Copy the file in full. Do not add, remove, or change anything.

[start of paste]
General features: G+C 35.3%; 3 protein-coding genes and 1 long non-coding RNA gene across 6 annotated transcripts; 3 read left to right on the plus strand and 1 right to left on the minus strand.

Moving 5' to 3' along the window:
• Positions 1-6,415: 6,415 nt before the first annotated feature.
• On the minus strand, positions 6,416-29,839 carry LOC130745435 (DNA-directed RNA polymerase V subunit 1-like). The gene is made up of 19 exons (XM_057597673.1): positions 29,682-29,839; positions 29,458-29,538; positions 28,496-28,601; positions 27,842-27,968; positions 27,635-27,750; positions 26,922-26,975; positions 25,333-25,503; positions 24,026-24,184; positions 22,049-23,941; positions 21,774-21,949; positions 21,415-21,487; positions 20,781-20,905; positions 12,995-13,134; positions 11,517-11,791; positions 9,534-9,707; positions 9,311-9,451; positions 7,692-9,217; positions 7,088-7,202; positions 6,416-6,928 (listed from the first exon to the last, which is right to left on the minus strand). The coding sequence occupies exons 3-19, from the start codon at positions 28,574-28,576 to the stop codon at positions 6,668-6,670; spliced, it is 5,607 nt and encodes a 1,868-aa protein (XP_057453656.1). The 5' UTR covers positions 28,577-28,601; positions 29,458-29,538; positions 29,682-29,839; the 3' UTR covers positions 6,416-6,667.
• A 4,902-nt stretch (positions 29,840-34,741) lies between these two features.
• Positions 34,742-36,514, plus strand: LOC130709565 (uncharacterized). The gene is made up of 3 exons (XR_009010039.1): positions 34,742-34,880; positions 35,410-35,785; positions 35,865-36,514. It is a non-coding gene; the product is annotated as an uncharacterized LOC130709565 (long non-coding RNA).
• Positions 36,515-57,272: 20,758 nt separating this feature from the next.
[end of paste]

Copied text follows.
General features: G+C 35.3%; 3 protein-coding genes and 1 long non-coding RNA gene across 6 annotated transcripts; 3 read left to right on the plus strand and 1 right to left on the minus strand.

Moving 5' to 3' along the window:
• Positions 1-6,415: 6,415 nt before the first annotated feature.
• On the minus strand, positions 6,416-29,839 carry LOC130745435 (DNA-directed RNA polymerase V subunit 1-like). The gene is made up of 19 exons (XM_057597673.1): positions 29,682-29,839; positions 29,458-29,538; positions 28,496-28,601; positions 27,842-27,968; positions 27,635-27,750; positions 26,922-26,975; positions 25,333-25,503; positions 24,026-24,184; positions 22,049-23,941; positions 21,774-21,949; positions 21,415-21,487; positions 20,781-20,905; positions 12,995-13,134; positions 11,517-11,791; positions 9,534-9,707; positions 9,311-9,451; positions 7,692-9,217; positions 7,088-7,202; positions 6,416-6,928 (listed from the first exon to the last, which is right to left on the minus strand). The coding sequence occupies exons 3-19, from the start codon at positions 28,574-28,576 to the stop codon at positions 6,668-6,670; spliced, it is 5,607 nt and encodes a 1,868-aa protein (XP_057453656.1). The 5' UTR covers positions 28,577-28,601; positions 29,458-29,538; positions 29,682-29,839; the 3' UTR covers positions 6,416-6,667.
• A 4,902-nt stretch (positions 29,840-34,741) lies between these two features.
• Positions 34,742-36,514, plus strand: LOC130709565 (uncharacterized). The gene is made up of 3 exons (XR_009010039.1): positions 34,742-34,880; positions 35,410-35,785; positions 35,865-36,514. It is a non-coding gene; the product is annotated as an uncharacterized LOC130709565 (long non-coding RNA).
• Positions 36,515-57,272: 20,758 nt separating this feature from the next.